Roads and bridges

Ray Laurence*

*Corresponding author for this work

Research output: Chapter in Book/Report/Conference proceedingChapterpeer-review

2 Citations (Scopus)


The roads of Rome with their paved surfaces that have been excavated and preserved are rather later than the surfaces of roads utilized in the Republic. The precise chronology of road construction has for the most part to be determined from literary sources and, where they survive, milestones dating from the time of construction. Bridges are a little easier, but often there is a reliance on stylistic dating to identify a bridge as Republican; for instance, the Ponte di Nona is logically dated either to the second century or to the Sullan period. The Via Appia and Via Flaminia were seen as key routes for the development of long-distance transportation and the integration of new agricultural resources with the city of Rome.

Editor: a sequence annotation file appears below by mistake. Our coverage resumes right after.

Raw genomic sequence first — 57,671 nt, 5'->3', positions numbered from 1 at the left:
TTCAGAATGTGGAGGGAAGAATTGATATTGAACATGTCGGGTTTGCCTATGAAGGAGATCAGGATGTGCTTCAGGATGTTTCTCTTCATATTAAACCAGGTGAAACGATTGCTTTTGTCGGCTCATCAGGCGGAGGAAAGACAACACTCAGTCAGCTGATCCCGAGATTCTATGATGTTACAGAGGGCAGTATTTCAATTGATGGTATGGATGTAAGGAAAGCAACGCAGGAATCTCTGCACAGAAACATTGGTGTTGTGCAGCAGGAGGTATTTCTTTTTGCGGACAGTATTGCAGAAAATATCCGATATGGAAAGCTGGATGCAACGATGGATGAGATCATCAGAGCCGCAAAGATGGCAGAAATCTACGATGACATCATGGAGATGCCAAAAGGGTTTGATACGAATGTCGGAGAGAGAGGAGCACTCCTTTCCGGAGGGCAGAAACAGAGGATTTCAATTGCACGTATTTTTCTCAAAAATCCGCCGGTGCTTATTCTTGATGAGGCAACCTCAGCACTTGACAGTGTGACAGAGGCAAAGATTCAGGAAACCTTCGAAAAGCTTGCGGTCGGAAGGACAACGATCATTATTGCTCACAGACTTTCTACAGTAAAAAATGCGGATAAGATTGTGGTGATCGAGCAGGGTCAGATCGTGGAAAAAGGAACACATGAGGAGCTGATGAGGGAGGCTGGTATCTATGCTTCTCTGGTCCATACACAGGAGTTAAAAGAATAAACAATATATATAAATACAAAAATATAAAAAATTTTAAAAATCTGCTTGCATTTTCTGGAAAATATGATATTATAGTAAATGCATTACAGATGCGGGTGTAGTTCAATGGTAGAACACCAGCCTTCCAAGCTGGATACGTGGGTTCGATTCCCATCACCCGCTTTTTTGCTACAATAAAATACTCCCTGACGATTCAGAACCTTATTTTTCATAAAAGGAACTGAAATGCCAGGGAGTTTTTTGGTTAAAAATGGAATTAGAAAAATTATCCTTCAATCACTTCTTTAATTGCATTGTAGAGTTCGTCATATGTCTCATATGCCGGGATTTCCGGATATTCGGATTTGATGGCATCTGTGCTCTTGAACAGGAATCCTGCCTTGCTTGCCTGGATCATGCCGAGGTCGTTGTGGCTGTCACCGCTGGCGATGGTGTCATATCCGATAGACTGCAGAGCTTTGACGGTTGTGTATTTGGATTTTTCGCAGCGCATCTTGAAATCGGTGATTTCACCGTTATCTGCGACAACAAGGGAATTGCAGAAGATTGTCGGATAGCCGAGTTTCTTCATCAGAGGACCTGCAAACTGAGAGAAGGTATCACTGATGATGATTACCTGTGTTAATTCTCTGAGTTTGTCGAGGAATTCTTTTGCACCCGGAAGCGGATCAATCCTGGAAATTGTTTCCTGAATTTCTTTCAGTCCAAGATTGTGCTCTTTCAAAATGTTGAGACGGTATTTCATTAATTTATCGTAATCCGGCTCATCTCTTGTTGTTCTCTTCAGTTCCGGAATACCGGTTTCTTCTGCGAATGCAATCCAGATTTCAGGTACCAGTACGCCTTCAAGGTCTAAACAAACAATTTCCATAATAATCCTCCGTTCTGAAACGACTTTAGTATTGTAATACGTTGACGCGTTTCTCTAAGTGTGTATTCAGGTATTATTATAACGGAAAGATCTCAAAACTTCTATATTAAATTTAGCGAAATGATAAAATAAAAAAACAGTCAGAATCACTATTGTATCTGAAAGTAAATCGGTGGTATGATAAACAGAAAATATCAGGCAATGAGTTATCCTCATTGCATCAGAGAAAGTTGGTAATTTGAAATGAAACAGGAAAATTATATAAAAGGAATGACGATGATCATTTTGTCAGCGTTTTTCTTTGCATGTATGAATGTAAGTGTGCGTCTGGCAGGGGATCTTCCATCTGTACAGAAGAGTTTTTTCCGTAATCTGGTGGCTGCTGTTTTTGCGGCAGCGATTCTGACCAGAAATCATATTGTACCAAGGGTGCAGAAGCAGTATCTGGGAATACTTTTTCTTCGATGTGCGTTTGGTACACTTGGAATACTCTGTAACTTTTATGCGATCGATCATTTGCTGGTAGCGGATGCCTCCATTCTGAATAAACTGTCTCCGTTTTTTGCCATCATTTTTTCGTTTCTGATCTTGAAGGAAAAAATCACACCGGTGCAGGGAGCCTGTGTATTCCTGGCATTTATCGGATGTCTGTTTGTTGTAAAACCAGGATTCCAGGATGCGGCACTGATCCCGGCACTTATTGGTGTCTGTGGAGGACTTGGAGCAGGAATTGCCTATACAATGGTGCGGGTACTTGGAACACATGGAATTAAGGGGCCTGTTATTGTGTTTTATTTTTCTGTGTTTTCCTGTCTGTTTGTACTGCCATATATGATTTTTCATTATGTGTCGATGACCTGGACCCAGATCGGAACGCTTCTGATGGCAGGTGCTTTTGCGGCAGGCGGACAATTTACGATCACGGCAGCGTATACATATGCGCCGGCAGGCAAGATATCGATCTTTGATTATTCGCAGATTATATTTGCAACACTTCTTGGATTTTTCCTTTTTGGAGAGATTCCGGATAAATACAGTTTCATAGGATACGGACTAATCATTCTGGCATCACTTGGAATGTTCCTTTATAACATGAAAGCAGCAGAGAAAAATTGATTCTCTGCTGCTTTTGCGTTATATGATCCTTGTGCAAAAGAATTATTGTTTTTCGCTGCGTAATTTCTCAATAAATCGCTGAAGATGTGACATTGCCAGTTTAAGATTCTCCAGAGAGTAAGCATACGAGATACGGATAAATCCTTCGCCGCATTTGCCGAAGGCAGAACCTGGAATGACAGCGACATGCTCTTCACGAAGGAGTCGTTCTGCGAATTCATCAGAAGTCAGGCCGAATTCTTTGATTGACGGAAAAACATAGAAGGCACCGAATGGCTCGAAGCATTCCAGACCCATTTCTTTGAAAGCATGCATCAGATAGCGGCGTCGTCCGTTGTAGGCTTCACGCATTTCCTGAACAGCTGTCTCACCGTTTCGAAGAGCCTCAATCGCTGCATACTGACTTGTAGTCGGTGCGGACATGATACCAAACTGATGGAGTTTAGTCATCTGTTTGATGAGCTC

Original languageEnglish
Title of host publicationA companion to the archaeology of the Roman Republic
EditorsJane DeRose Evans
Place of PublicationChichester, West Sussex, UK
PublisherBlackwell Publishing
Number of pages13
ISBN (Print)9781405199667
Publication statusPublished - 28 Mar 2013
Externally publishedYes


  • Archaeology
  • Bridges
  • Roads
  • Rome Republic
  • Via Appia
  • Via Flaminia


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